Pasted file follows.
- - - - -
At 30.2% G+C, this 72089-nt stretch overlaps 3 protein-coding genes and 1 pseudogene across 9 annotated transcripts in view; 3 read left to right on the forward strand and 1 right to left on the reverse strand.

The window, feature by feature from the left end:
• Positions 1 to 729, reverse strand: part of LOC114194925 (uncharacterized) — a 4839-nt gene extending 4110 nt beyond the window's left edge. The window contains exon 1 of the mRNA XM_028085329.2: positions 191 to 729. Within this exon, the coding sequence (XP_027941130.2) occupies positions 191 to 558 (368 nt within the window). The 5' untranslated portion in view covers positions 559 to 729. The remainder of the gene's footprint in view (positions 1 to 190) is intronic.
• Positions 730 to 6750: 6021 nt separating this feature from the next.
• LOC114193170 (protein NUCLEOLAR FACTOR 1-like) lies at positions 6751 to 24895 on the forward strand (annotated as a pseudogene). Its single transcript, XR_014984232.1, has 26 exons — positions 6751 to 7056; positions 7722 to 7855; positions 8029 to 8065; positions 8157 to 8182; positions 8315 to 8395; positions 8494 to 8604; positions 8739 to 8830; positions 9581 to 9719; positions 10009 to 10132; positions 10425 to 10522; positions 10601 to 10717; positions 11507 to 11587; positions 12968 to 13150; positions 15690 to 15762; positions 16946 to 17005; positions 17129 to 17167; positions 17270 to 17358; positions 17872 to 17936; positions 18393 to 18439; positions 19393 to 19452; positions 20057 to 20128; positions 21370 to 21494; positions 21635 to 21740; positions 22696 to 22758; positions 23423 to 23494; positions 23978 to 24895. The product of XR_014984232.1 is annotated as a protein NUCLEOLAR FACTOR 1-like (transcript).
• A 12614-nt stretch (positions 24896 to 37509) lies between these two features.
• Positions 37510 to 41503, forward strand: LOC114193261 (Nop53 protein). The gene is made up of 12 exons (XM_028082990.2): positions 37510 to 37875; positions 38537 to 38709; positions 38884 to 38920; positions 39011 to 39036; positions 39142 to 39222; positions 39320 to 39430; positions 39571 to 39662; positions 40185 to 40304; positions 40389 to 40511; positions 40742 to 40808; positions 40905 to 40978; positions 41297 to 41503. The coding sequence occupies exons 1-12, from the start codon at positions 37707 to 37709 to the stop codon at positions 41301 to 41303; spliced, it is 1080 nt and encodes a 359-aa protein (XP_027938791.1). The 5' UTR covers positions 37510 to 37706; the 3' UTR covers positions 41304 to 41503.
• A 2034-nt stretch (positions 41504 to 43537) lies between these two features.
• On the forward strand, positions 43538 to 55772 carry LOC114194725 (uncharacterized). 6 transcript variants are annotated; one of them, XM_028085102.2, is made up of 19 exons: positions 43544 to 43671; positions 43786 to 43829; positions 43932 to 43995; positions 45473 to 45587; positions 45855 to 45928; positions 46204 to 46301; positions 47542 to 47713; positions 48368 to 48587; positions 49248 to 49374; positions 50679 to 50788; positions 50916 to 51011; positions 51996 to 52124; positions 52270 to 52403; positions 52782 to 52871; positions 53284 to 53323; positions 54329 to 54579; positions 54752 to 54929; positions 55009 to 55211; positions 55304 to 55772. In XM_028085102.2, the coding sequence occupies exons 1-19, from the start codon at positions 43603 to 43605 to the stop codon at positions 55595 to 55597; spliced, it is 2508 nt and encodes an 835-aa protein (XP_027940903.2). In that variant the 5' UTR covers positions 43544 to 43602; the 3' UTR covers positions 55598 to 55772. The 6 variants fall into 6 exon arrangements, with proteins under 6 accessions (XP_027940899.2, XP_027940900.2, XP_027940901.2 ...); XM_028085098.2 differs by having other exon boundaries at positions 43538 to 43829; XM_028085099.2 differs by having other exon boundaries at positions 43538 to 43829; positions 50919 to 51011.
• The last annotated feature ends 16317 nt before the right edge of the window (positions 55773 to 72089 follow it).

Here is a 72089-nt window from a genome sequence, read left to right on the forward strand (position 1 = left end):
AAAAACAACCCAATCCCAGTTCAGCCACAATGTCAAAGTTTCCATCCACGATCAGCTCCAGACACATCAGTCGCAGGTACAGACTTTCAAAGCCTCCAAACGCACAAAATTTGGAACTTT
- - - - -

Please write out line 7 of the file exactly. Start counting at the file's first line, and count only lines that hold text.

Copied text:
• Positions 37510 to 41503, forward strand: LOC114193261 (Nop53 protein). The gene is made up of 12 exons (XM_028082990.2): positions 37510 to 37875; positions 38537 to 38709; positions 38884 to 38920; positions 39011 to 39036; positions 39142 to 39222; positions 39320 to 39430; positions 39571 to 39662; positions 40185 to 40304; positions 40389 to 40511; positions 40742 to 40808; positions 40905 to 40978; positions 41297 to 41503. The coding sequence occupies exons 1-12, from the start codon at positions 37707 to 37709 to the stop codon at positions 41301 to 41303; spliced, it is 1080 nt and encodes a 359-aa protein (XP_027938791.1). The 5' UTR covers positions 37510 to 37706; the 3' UTR covers positions 41304 to 41503.